The final piece of closed ocean waters (between a line extending due west from 40° 46.15′ N latitude, the west end of the north jetty at the entrance of Humboldt Bay and north to the southern boundary line at 41° 17.6’ N latitude of the Reading Rock State Marine Conservation Area near Redwood Creek), opened up to sport Dungeness crab fishing last Thursday. The commercial soak period began on May 23 at 8:01 and they pulled the first pots at 12:01 a.m. on Thursday, May 26.
Pacific Outfitters Big Fish competition
Pacific Outfitters of Eureka is once again holding its annual Big Fish Competition for Salmon, Halibut & Lingcod. The contest is open to anyone; you don’t need to be local to win. Entries will be accepted at the Eureka and Ukiah locations. Enter any legal size Salmon, Halibut & Lingcod – there’s no limit on the number of entries. Salmon entries will be weighed. All salmon entries must be gilled and gutted. Lingcod and Halibut entries will be measured – entries do not have to be gilled and gutted. Winners will be announced in each category at the end of the 2016 season. There will be first, second and third place prizes for each category. All entries will be required to have their photo taken with their fish. For more information, visit: www.pacificoutfitters.com/2016/05/03/2016-big-fish-contest/#sthash.zvu7nupy.dpuf
The salmon bite is wide-open off the coast of Eureka according to Tim Klassen of Reel Steel Sport Fishing. “Most of the action has been coming between the 47 and 52 lines in 120 to 150 feet of water, said Klassen “The fish have moved up in the water column the last few days, we’ve been doing well fishing at 40 feet. There’s lots of bait around, along with tons of crab gear. You really need to keep an eye out in order to avoid getting hung up.” Though almost all of the fishing effort has been on salmon, Tony Sepulveda of Shellback Sport Fishing opted for some new scenery and took a ride south on Tuesday to the Cape looking for rockfish. And they were there, and biting. He said, “The rock fishing was phenomenal. Even though we had to move a few times, the box of fish we ended with was incredible. The grade of fish was the best I’ve seen. We had some really giant Vermilions and some big Coppers as well. The ling cod bite started slow, but once we found em’ they came over the rail pretty quickly,” added Sepulveda.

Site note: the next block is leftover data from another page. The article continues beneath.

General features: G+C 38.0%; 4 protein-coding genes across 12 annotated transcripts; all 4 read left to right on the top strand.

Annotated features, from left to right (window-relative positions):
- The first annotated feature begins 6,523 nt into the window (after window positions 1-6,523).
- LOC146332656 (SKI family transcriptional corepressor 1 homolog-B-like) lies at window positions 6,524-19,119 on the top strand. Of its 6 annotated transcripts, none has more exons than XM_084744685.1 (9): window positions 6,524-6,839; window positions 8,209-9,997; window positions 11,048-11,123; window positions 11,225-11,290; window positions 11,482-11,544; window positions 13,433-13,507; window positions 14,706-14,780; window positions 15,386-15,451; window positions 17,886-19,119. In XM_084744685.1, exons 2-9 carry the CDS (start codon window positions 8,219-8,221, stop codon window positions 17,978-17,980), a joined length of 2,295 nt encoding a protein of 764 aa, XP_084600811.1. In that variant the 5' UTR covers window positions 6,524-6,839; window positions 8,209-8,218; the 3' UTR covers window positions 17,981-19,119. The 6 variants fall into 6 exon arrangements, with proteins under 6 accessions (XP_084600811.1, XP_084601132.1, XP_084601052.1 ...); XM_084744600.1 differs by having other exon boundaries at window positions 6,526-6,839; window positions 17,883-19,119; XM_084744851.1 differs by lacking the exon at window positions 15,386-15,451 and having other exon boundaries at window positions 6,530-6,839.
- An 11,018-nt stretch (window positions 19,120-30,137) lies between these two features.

Captain Jake Mitchell of Sea Hawk Sport Fishing reports the salmon bite remains very slow at the Cove, but the lingcod bite has been phenomenal. He said, “The lings are biting like crazy, but when we’ve stayed close to the Cove, we’ve had to work hard for the snappers. The last few days I’ve been running north to Rogers Break and the rockfish and ling bite has been on fire. On Saturday we hooked over 70 lings and came home with a good mixed bag of snappers.”
There were a few salmon caught earlier this week reports Leonard Carter of Crescent City’s Englund Marine. “The last three days, a few boats have been making the 10 to 12 mile run to the backside of the South Reef, which seems to be the spot for now. The fish are coming pretty deep on the downriggers. The rockfish action has been good per usual when the boats have gotten out. The wind started to blow pretty good on Wednesday, so it might be a few days before boats are able to get back out,” Carter said.